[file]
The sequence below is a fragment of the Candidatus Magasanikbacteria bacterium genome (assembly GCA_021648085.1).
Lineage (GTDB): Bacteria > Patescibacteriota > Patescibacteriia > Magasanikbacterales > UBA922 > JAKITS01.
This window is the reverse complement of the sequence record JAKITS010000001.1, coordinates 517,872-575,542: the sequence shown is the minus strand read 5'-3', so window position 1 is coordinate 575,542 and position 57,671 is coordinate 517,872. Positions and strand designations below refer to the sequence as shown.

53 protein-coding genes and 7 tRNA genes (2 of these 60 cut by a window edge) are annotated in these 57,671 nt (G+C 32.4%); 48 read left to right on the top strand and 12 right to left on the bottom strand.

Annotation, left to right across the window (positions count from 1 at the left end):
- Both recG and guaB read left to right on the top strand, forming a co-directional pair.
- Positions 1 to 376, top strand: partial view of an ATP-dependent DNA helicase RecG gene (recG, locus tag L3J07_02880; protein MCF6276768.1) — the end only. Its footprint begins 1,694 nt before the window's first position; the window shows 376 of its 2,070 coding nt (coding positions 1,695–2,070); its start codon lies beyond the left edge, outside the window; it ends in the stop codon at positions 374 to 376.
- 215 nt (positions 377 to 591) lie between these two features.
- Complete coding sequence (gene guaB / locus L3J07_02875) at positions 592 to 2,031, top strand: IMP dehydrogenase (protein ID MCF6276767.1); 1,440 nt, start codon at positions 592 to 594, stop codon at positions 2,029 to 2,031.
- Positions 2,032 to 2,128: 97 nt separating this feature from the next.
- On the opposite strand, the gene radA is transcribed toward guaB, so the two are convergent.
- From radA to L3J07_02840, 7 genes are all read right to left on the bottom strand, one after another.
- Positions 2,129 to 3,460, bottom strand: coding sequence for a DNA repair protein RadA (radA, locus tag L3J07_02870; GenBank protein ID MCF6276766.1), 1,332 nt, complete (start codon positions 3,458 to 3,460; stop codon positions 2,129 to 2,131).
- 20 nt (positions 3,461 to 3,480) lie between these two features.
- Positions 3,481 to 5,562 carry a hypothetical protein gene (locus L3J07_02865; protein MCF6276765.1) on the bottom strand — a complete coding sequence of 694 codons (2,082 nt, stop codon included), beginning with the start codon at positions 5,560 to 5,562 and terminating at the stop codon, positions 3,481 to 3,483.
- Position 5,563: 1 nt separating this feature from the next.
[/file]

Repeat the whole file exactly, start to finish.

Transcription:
The sequence below is a fragment of the Candidatus Magasanikbacteria bacterium genome (assembly GCA_021648085.1).
Lineage (GTDB): Bacteria > Patescibacteriota > Patescibacteriia > Magasanikbacterales > UBA922 > JAKITS01.
This window is the reverse complement of the sequence record JAKITS010000001.1, coordinates 517,872-575,542: the sequence shown is the minus strand read 5'-3', so window position 1 is coordinate 575,542 and position 57,671 is coordinate 517,872. Positions and strand designations below refer to the sequence as shown.

53 protein-coding genes and 7 tRNA genes (2 of these 60 cut by a window edge) are annotated in these 57,671 nt (G+C 32.4%); 48 read left to right on the top strand and 12 right to left on the bottom strand.

Annotation, left to right across the window (positions count from 1 at the left end):
- Both recG and guaB read left to right on the top strand, forming a co-directional pair.
- Positions 1 to 376, top strand: partial view of an ATP-dependent DNA helicase RecG gene (recG, locus tag L3J07_02880; protein MCF6276768.1) — the end only. Its footprint begins 1,694 nt before the window's first position; the window shows 376 of its 2,070 coding nt (coding positions 1,695–2,070); its start codon lies beyond the left edge, outside the window; it ends in the stop codon at positions 374 to 376.
- 215 nt (positions 377 to 591) lie between these two features.
- Complete coding sequence (gene guaB / locus L3J07_02875) at positions 592 to 2,031, top strand: IMP dehydrogenase (protein ID MCF6276767.1); 1,440 nt, start codon at positions 592 to 594, stop codon at positions 2,029 to 2,031.
- Positions 2,032 to 2,128: 97 nt separating this feature from the next.
- On the opposite strand, the gene radA is transcribed toward guaB, so the two are convergent.
- From radA to L3J07_02840, 7 genes are all read right to left on the bottom strand, one after another.
- Positions 2,129 to 3,460, bottom strand: coding sequence for a DNA repair protein RadA (radA, locus tag L3J07_02870; GenBank protein ID MCF6276766.1), 1,332 nt, complete (start codon positions 3,458 to 3,460; stop codon positions 2,129 to 2,131).
- 20 nt (positions 3,461 to 3,480) lie between these two features.
- Positions 3,481 to 5,562 carry a hypothetical protein gene (locus L3J07_02865; protein MCF6276765.1) on the bottom strand — a complete coding sequence of 694 codons (2,082 nt, stop codon included), beginning with the start codon at positions 5,560 to 5,562 and terminating at the stop codon, positions 3,481 to 3,483.
- Position 5,563: 1 nt separating this feature from the next.